• Require a printed user brochure be supplied with every hearing aid purchase, irrespective of the class of the hearing aid.

Now, here is what I might not be SURPRISED to see emerge:

  • Greater FTC engagement in the industry.
  • Reconfiguration of the entire classification system for hearing aids, including the current Class I and Class II devices, over the counter devices, and personal sound amplification products.
  • Requirement for price transparency/itemization, where the purchaser is presented the hearing aid and durable medical equipment costs separate from the costs of the evaluation, fitting, and long-term care services. This would be regulated by the FTC.
  • Requirement for audiometric prescription from an audiologist or physician (consistent with the Eyeglass Rule in optometry) prior to the purchase of a non-OTC hearing aid. This would include otoscopy and pure-tone audiometry. This too would be regulated by the FTC.
  • Eliminate all manufacturers limitations on the sale of hearing aids as long as the FDA and/or FTC regulations are met. This could allow for the remote, direct to consumer delivery of every class of device, using telehealth. This too is consistent with the Eyeglass and Contact Lens Rules.
  • Require an open access software platform (can be programmed or adjusted by anyone).
  • Require return for credit capacity, regulated by the Federal Trade Commission (FTC), which does not currently exist in FDA regulations or in every state hearing aid dispensing law.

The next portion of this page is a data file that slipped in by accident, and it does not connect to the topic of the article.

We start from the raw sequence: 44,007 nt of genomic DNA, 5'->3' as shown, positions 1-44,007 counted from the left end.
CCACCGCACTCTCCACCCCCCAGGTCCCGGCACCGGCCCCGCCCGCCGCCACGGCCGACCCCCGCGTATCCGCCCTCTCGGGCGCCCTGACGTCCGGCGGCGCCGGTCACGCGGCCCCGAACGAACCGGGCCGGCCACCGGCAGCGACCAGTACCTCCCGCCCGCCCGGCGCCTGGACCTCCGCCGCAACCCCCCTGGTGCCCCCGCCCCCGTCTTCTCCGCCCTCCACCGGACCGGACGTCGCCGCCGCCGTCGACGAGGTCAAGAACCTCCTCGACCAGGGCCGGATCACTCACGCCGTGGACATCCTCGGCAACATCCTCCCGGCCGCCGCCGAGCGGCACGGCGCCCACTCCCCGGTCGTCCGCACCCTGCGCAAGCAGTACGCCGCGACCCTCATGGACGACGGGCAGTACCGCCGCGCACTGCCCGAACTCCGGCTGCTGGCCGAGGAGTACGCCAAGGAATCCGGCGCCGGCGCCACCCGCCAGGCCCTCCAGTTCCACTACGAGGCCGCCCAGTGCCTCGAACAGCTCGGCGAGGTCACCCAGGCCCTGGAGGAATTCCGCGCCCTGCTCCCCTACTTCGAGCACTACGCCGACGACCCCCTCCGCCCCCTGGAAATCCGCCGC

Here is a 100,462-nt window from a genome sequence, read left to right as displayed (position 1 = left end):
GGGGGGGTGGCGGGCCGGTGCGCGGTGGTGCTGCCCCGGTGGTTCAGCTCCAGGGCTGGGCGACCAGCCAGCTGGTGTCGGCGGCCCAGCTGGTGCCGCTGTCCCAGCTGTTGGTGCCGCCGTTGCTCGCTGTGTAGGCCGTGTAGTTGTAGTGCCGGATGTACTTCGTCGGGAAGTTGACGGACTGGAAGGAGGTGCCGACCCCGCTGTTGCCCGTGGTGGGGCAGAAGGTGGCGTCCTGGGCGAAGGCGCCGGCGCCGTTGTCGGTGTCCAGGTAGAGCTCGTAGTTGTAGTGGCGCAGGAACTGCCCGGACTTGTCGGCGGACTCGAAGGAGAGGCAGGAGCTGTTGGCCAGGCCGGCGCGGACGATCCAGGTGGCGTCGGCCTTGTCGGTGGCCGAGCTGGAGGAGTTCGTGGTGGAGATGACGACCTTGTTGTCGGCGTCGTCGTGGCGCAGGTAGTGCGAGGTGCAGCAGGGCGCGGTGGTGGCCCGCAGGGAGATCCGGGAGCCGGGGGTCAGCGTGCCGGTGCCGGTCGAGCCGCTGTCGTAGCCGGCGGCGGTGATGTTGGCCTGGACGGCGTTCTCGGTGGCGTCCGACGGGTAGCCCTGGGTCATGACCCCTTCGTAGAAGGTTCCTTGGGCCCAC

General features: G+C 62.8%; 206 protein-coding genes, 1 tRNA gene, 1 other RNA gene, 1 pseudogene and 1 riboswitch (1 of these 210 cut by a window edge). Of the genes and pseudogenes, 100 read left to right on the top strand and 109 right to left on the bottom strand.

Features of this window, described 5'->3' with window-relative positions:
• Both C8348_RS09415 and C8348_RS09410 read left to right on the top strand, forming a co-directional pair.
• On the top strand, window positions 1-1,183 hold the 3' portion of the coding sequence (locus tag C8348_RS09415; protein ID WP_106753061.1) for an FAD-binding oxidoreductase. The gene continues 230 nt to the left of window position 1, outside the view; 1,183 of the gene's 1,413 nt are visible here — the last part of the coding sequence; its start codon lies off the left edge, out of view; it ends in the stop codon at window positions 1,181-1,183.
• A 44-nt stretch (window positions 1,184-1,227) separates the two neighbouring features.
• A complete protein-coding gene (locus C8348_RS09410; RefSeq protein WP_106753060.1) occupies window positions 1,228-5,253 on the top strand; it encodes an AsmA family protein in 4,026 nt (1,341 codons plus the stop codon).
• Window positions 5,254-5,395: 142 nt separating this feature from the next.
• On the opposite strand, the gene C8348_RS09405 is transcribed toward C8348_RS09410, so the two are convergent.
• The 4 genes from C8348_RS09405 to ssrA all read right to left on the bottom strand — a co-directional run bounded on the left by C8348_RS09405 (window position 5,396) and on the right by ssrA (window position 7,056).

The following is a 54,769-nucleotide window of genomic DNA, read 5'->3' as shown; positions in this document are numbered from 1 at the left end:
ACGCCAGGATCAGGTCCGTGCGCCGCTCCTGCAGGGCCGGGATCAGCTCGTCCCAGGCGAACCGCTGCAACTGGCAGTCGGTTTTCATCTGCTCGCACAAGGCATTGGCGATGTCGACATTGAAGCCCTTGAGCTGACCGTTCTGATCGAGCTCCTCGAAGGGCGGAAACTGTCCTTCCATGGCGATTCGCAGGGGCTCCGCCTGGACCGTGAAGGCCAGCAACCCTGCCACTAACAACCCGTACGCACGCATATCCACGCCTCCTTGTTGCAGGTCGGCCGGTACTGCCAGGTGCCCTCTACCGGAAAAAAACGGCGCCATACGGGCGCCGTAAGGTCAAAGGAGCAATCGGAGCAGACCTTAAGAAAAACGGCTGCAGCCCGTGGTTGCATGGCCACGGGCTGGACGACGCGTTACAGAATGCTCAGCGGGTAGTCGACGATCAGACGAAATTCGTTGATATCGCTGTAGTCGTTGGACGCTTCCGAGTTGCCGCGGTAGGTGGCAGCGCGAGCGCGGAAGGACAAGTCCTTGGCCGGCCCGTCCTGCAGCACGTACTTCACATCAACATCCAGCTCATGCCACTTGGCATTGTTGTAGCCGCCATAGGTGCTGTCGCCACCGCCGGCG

• Require greater pre-market approval for new and emerging technologies.

The by-product of these changes will mean that most, if not all, state hearing aid dispensing laws will need to be drastically overhauled to reflect these changes. The bipartisan OTC Act, which was passed and signed during the Trump administration in 2017, clearly indicates that no state law can be more restrictive than the federal regulations.

In a practical sense, these are the changes audiologists need to make TODAY to be ready for OTC regulations that will go into effect in 2022:

  • ADVOCATE and ENGAGE in your profession! Join your state audiology association. These entities need members and membership dollars to fund the lobbyists needed to rewrite state dispensing laws.
  • Experience the emerging technologies before you judge them and bring the ones into your practice that can fill a niche. Learn about these new technologies, such as those offered by Nuheara, Apple, Bose, BeHear, Olive Union, and many other new entrants into the space. Try them out. Test them. Be open to how these devices can help a contingent of your patients.
  • Evolve your care and delivery models and become EVERYTHING (evaluation, fitting, verification, rehabilitation, treatment, long-term care) that OTC solutions can never be!
  • Reconfigure your practice to focus more on care and expertise and less on the product.
  • KNOW the value of your time and expertise and create a transparent pricing structure that reflects your care and dispensing philosophies and financial goals.
  • Follow the science. Read peer reviewed journal articles. Attend webinars and conventions other than is sponsored by manufacturers. LEARN MORE! I see so much misinformation and propaganda out there about amplification that is spread by fellow audiologists.
  • YOU DO YOU! Run your own businesses and do not depend on outsiders, with their own agendas, to run your practices and help you succeed!

All I see ahead are opportunities for audiology! We just have to evolve our 1970s evaluation model, our 1990s fitting model, and our 1960s pricing model to reflect changes in technology and the needs and desires of today’s consumers. I have clients and colleagues who have already made this leap and, as a result, have growing, thriving, financially stable audiology practices, with a strong focus on treatment of hearing loss and amplification. These practices are READY for whatever lies ahead! The question remains: How READY are YOU?